Plumbers are quiet heroes of the modern world, allowing our society to move effortlessly forward with on-demand access to clean water and sanitation.
Interested in getting in the skilled trades?View Opportunities
The hearts of towns and cities in America and the world beat to the rhythm of water streaming through the pipes and faucets in offices, homes and shops.
Plumbers build the bridge between the world and civilization.
$55,050 is the median salary, but many top plumbers are earning more than $100,000 annually.
Plumbing is the unseen maze that requires all pieces to fit perfectly together to work.
Plumbing requires creativity to solve problems while maintaining visual appeal.
An Plumber works independently in most cases.
Plumbers mostly solve problems in existing homes, providing safety and peace of mind.
Plumbing fixture design is constantly changing and evolving.
What Does a Plumber Do?
Plumbers install plumbing systems in new construction like residential homes, offices, shopping complexes and more. At the master level, a plumber will create blueprints prior to construction for use by the general contractors and builders.
Plumbers frequently repair, route and replace pipes and other systems, as regular wear and use can cause damage over time.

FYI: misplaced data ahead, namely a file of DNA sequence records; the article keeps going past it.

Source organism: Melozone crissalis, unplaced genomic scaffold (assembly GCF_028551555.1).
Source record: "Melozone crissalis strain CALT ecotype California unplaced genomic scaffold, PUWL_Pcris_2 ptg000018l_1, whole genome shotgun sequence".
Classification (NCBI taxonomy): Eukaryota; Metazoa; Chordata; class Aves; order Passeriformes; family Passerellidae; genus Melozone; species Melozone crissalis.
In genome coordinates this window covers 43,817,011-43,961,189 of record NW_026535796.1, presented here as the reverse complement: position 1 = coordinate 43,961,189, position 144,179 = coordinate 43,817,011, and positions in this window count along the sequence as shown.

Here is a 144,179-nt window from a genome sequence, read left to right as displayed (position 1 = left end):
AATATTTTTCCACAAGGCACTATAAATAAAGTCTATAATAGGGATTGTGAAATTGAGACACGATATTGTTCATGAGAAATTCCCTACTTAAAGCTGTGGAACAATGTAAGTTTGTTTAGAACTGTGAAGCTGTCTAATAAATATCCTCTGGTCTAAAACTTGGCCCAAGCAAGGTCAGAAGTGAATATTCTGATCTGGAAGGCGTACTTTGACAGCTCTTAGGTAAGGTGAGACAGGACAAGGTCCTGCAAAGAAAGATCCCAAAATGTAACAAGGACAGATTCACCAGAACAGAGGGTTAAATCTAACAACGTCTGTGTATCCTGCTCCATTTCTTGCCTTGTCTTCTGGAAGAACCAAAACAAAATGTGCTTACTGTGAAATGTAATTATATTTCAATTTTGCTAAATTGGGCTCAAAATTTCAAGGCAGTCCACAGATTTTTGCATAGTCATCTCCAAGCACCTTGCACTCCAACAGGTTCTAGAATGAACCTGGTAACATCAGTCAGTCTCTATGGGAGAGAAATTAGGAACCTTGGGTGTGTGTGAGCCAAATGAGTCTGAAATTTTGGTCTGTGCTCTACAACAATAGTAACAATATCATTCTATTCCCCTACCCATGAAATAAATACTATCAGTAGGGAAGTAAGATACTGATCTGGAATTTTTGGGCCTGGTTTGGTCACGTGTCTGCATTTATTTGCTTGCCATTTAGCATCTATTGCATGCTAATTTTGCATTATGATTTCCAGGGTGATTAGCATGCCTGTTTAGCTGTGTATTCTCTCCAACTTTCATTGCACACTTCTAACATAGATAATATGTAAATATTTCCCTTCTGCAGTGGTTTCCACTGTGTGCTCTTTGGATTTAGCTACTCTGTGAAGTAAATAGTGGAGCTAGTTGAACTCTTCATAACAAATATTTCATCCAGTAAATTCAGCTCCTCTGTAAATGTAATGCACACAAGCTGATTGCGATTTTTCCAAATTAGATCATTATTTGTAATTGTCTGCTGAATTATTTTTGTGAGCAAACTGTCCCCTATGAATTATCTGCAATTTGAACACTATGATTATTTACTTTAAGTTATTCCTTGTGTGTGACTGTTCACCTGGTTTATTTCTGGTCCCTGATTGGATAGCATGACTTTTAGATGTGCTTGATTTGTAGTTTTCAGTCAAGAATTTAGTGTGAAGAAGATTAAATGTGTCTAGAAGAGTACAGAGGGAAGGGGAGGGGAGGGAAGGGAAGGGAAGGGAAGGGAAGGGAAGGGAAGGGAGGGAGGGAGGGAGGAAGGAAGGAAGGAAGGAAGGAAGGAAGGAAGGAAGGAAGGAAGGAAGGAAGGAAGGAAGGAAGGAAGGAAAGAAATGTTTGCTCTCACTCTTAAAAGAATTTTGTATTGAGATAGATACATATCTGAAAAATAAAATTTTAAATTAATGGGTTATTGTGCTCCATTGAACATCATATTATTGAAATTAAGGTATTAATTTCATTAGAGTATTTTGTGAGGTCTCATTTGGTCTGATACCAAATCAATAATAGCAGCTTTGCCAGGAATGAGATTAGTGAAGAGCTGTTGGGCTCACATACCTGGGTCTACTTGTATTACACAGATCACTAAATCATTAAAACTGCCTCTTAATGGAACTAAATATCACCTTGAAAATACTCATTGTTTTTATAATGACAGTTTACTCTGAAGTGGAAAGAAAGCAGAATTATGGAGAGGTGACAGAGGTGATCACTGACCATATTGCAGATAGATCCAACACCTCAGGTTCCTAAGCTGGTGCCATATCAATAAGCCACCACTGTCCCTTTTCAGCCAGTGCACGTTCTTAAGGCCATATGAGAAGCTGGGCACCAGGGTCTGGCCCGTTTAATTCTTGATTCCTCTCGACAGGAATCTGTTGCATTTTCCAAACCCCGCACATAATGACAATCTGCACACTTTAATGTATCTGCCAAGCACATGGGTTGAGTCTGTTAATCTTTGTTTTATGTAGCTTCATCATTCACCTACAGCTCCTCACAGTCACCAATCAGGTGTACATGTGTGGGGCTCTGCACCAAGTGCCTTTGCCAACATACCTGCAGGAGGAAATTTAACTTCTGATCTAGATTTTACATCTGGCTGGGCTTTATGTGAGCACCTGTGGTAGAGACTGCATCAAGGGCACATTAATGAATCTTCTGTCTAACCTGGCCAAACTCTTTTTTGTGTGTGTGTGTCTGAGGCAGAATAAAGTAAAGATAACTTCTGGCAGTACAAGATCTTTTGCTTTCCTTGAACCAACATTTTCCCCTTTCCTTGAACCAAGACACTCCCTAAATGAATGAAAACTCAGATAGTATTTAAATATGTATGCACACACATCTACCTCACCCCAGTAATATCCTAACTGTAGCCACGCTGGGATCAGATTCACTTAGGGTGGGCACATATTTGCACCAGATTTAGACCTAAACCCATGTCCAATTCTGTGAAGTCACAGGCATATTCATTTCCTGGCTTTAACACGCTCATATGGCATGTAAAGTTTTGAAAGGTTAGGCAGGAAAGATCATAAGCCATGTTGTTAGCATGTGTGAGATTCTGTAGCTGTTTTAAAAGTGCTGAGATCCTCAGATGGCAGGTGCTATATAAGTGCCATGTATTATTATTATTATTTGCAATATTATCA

They handle emergency requests, particularly during off-hours and weekends, when their services are at a premium.
What Does It Take to Be a Plumber?
Aspiring plumbers often attend a trade or vocational school for two years. Online trade school is an excellent alternative for non-traditional students who have other responsibilities like full-time employment or family obligations.
Plumbers should possess problem-solving skills and good mechanical aptitude. Most programs include a combination of classroom instruction and hands-on experience. Coursework includes how to read and act on plumbing diagrams, evaluating plumbing issues and making repairs to a wide range of systems, plumbing fixtures and appliances, pipefitting, drainage and sanitation systems and much more.
An apprenticeship is the next step, which generally range from 1,700 to 2,000 hours of on-the-job training. During this time an apprentice plumber learns in-depth skills such as material and fitting selection, local plumbing codes and various types of specialized plumbing procedures.
How Much Does an Plumber Earn?
The median salary for a general plumber is approximately $55,050, but can vary based on location, field and experience. Top plumbers can often make $100,000 or more, particularly due to the high demand for emergency services at a premium cost. In some markets, seasoned plumbers are making $150,000 to $170,000 annually.
The job outlook is expected to grow by at least 12% or more, with trade school and apprenticeship graduates boasting a high degree of employability.